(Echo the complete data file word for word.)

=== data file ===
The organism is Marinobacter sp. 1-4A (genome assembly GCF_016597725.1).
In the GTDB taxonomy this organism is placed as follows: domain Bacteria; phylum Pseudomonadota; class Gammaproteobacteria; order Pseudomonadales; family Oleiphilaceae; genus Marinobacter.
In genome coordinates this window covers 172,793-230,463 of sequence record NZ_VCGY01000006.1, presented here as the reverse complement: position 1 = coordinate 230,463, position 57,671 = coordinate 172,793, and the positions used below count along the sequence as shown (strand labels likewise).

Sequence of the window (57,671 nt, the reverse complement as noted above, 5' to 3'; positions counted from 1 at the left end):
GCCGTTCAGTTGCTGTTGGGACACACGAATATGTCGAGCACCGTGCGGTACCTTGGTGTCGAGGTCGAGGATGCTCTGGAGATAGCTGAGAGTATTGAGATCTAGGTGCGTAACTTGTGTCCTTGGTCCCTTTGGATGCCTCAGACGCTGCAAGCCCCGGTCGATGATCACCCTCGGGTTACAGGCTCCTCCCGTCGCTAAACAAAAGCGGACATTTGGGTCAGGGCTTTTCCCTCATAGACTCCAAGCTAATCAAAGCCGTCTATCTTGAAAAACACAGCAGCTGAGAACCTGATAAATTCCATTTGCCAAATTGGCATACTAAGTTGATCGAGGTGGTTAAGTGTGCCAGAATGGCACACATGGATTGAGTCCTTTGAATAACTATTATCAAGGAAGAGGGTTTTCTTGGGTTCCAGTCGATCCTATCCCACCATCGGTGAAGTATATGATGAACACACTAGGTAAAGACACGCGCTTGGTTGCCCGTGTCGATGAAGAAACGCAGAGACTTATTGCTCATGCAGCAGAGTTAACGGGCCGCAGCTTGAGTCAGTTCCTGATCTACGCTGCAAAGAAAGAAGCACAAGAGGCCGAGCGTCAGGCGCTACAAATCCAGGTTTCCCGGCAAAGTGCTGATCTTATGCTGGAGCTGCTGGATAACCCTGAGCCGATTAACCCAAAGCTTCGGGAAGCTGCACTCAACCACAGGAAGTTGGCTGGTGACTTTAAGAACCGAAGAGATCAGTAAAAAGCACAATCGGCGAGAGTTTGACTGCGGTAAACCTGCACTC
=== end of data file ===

The organism is Marinobacter sp. 1-4A (genome assembly GCF_016597725.1).
In the GTDB taxonomy this organism is placed as follows: domain Bacteria; phylum Pseudomonadota; class Gammaproteobacteria; order Pseudomonadales; family Oleiphilaceae; genus Marinobacter.
In genome coordinates this window covers 172,793-230,463 of sequence record NZ_VCGY01000006.1, presented here as the reverse complement: position 1 = coordinate 230,463, position 57,671 = coordinate 172,793, and the positions used below count along the sequence as shown (strand labels likewise).

Sequence of the window (57,671 nt, the reverse complement as noted above, 5' to 3'; positions counted from 1 at the left end):
GCCGTTCAGTTGCTGTTGGGACACACGAATATGTCGAGCACCGTGCGGTACCTTGGTGTCGAGGTCGAGGATGCTCTGGAGATAGCTGAGAGTATTGAGATCTAGGTGCGTAACTTGTGTCCTTGGTCCCTTTGGATGCCTCAGACGCTGCAAGCCCCGGTCGATGATCACCCTCGGGTTACAGGCTCCTCCCGTCGCTAAACAAAAGCGGACATTTGGGTCAGGGCTTTTCCCTCATAGACTCCAAGCTAATCAAAGCCGTCTATCTTGAAAAACACAGCAGCTGAGAACCTGATAAATTCCATTTGCCAAATTGGCATACTAAGTTGATCGAGGTGGTTAAGTGTGCCAGAATGGCACACATGGATTGAGTCCTTTGAATAACTATTATCAAGGAAGAGGGTTTTCTTGGGTTCCAGTCGATCCTATCCCACCATCGGTGAAGTATATGATGAACACACTAGGTAAAGACACGCGCTTGGTTGCCCGTGTCGATGAAGAAACGCAGAGACTTATTGCTCATGCAGCAGAGTTAACGGGCCGCAGCTTGAGTCAGTTCCTGATCTACGCTGCAAAGAAAGAAGCACAAGAGGCCGAGCGTCAGGCGCTACAAATCCAGGTTTCCCGGCAAAGTGCTGATCTTATGCTGGAGCTGCTGGATAACCCTGAGCCGATTAACCCAAAGCTTCGGGAAGCTGCACTCAACCACAGGAAGTTGGCTGGTGACTTTAAGAACCGAAGAGATCAGTAAAAAGCACAATCGGCGAGAGTTTGACTGCGGTAAACCTGCACTC